The first point that Linah Moeketsi made is that, even if we do not pay for services like water, we need to price this service. This will bring a business mind to the enterprise, and this is necessary as all resources need to be accounted for and all resources need to be factored into the operations of the farm. This gives a realism to the farm (even if we do not pay for these services) and will enable a farmer to deal with challenges as a business obstacle – that can be overcome – and not as a problem that can be neglected. This will also be necessary if the farmer moves to another site where there is water scarcity. Without accounting for water, there will be no motivation to engage in water-smart production, which will be a requirement in all cases going forward.
The integration of the community becomes very meaningful if we consider the ways we may employ to integrate the community with the garden. This is a lot different than merely saying “the community is involved” as an imprecise articulation of how they are involved will lead them to make extraordinary claims on the farm and this could lead to people picking the food before it is ready to be sold. The basic social contract operative here – that the farmer will deliver less than retail price – is key. This is the benefit that the farmer brings to the community and the farmer must not be led astray in accommodating all kinds of claims from the community. If the community can claim from the farm at any time, the farm will fail. The farmer needs to make a good living, and this is the key to understanding the benefit the farm can have for the community – it can ONLY deliver food at lower than retail price and the majority of the socio-economic impact needs to be conceptualised around this price point. The farmer needs to be strong on this and emphasise that the savings is what she makes possible and the consumer has freedom to decide to do what they want with this saving. Once this is established, we can integrate the community further so the development of the farm further develops the community. Consider following possibilities:
1. Fresh food as good food. The key economic advantage – or the unique value proposition – of the urban farmer as entrepreneur is the delivery of fresh food (at lower than retail price). The farmer has to educate the community on the benefits of her produce, and this marketing must emphasise freshness and nutrition vis-à-vis the price point of the produce. The way to do this, is to organise a “Food Day” where the farmer makes food available as a means to educate the community on what is good nutrition. This marketing/education strategy must secure the benefit of urban farming and local retail sales in the minds of local consumers. This is the beginnings of the development of the enterprise.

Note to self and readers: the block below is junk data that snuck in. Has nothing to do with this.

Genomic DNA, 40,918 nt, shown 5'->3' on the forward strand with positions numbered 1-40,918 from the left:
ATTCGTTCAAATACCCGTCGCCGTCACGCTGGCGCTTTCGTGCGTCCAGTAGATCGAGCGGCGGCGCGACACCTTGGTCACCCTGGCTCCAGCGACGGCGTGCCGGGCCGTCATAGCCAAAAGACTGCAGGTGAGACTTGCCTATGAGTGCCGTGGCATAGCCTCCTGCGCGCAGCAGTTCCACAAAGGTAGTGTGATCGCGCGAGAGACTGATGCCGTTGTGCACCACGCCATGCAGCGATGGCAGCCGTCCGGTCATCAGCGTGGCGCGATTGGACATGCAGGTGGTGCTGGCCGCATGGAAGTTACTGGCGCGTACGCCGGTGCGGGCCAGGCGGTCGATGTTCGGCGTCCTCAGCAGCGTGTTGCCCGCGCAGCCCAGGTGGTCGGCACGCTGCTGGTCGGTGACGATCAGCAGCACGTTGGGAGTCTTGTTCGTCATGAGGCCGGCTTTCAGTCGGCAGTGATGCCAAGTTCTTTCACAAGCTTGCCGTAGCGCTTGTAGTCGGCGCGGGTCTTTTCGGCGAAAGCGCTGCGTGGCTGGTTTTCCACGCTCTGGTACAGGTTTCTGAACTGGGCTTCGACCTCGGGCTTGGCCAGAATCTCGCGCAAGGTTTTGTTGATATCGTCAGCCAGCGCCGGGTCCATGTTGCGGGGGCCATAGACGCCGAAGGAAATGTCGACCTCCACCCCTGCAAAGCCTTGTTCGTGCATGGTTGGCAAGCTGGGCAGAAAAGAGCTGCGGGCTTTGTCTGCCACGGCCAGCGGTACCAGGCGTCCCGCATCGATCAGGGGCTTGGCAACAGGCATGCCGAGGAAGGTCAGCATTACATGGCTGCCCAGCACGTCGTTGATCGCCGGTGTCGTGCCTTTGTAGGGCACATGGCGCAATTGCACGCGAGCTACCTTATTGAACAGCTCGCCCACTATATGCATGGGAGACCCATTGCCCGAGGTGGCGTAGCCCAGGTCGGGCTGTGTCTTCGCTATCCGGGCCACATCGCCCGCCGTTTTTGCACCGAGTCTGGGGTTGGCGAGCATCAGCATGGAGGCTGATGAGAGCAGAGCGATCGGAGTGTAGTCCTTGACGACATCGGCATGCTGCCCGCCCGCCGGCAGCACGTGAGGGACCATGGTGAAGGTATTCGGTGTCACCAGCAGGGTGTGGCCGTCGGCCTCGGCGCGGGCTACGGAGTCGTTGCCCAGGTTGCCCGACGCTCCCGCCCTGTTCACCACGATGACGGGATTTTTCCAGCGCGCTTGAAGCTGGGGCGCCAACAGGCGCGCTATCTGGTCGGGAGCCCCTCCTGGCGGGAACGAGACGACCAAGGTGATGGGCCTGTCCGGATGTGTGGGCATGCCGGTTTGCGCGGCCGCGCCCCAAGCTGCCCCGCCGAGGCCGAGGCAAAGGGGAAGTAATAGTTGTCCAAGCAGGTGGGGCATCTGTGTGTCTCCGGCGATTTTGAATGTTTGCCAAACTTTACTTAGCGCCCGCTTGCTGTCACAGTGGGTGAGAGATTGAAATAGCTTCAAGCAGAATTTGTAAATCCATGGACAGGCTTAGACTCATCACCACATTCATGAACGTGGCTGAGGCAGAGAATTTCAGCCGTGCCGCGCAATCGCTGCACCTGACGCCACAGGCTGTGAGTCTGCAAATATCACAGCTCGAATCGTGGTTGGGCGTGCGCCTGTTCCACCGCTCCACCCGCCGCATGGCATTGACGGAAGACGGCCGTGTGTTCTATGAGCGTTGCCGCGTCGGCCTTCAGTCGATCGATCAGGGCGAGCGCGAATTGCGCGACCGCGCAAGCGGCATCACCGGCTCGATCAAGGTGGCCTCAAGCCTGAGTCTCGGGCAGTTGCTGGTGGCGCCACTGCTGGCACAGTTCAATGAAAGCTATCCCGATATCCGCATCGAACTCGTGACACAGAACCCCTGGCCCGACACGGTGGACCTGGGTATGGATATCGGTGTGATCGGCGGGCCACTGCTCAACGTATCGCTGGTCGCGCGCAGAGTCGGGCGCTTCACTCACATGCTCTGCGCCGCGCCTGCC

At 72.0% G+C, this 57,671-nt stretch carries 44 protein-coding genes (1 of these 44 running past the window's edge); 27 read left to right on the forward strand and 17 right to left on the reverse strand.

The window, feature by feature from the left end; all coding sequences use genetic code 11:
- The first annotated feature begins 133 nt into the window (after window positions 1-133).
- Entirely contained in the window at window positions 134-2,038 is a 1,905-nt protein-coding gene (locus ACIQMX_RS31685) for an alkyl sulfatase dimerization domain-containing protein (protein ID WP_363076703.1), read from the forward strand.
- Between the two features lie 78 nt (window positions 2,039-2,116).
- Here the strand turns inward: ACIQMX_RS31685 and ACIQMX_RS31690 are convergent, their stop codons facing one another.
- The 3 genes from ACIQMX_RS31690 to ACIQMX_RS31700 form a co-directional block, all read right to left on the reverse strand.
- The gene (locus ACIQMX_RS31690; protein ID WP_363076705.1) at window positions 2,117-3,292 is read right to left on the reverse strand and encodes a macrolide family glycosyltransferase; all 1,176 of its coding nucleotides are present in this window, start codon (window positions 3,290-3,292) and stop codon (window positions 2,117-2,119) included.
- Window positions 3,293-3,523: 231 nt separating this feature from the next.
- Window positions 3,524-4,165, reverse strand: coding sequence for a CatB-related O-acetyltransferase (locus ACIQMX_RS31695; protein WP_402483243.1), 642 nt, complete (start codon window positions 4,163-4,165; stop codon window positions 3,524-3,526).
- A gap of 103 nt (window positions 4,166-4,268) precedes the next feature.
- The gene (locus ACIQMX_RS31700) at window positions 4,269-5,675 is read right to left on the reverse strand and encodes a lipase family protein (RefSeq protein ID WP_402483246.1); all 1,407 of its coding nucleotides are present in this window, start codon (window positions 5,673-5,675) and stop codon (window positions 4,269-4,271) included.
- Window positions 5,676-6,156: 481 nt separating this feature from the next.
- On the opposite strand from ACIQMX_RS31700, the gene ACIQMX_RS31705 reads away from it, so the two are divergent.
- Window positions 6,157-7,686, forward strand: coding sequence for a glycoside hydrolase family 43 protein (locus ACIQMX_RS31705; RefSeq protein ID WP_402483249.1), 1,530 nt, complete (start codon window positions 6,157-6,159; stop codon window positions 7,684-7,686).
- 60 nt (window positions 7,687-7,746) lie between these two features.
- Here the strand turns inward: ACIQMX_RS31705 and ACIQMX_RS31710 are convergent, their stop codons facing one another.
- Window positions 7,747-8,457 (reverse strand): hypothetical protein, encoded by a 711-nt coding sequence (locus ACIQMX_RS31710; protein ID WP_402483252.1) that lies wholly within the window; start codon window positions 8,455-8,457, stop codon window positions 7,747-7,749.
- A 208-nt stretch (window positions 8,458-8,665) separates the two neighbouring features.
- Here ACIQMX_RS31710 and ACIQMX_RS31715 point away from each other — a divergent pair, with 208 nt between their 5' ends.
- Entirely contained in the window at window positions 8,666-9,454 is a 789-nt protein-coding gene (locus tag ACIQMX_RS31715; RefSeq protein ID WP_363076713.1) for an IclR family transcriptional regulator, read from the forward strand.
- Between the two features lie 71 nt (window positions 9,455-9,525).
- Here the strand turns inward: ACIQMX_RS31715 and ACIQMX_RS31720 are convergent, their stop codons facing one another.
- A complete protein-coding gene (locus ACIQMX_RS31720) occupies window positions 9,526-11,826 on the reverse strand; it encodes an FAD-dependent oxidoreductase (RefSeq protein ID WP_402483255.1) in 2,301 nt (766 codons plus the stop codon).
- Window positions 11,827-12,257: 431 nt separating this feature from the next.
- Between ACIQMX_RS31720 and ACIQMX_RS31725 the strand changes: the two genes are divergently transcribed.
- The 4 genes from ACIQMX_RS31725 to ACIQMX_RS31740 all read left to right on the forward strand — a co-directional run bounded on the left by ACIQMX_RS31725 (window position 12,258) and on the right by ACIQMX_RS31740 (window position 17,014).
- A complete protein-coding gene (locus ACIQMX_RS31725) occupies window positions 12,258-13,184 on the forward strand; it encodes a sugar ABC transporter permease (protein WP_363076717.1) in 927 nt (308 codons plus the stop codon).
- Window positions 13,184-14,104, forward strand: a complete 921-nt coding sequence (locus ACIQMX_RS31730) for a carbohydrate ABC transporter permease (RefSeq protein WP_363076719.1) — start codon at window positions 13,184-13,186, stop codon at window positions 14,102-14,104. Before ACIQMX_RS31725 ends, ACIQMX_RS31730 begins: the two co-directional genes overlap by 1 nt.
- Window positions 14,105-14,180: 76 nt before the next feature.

2. Once the community knows they can get the best deal from a local farmer, we can expand on this relationship. Every farmer, and an urban farmer, will need fertility. For an urban farmer, urban biowaste can be harvested (and there will be much of this around!) but food waste could be a point of focus. The composting of food waste is very necessary for any urban or local farmer, and the exchange of this valuable food waste to build the compost heap is necessary, as this is the next harvests’ fertility. You need 30% of your farm dedicated to composting, and without this you will fail in year 2 or 3.
3. If people are bringing food waste in exchange for food to the farmer (remember to not discount yourself as the farmer and moderate the discounts that you are able to give) you might as well establish an ancillary enterprise on the farm. People can bring all kinds of recyclable waste to the farm and this has great value. This would push the farmer to re-plan the site and make space for collecting recyclables. This would be a welcome addition to the permaculture design of the farm.
4. The next step, which will lead to many more great things, is the use of technology. To compost food waste will be controversial as we all have a rat problem, and these rats live off our food waste. Bins would have to be modified to compost food waste safely and be rat proof. I drill small holes in ordinary rubbish bins to compost my own food waste, but some rats may eat through this. A metal cage type of bin that can close but allows insects to enter and process the waste, and which also stands on the ground to attract earthworms, is needed. This could go so far as developing a biogas digester and interesting compost bins on site and many have succeeded in building such systems. However, this is an easily solvable problem (we are more clever than rats … right…?) and needs to be solved decisively. Solving this problem will increase social benefit and acceptance (who does not want rats…?) and release the resources necessary to produce at volume.
We now have a situation where food is produced, and sold at below retail price in exchange for food waste. This is made possible by the farmer actively organising engagement opportunities with the community as an education/nutrition/marketing opportunity that gives life to the involvement of the community in the food garden. This is sustained by a technological system of food waste composting technologies, which creates the fertility we need for the farm to be sustainable over time. This all starts with a very smart and selective way of integrating the community into the food enterprise and blending the community on the input and marketing strategy of the food garden.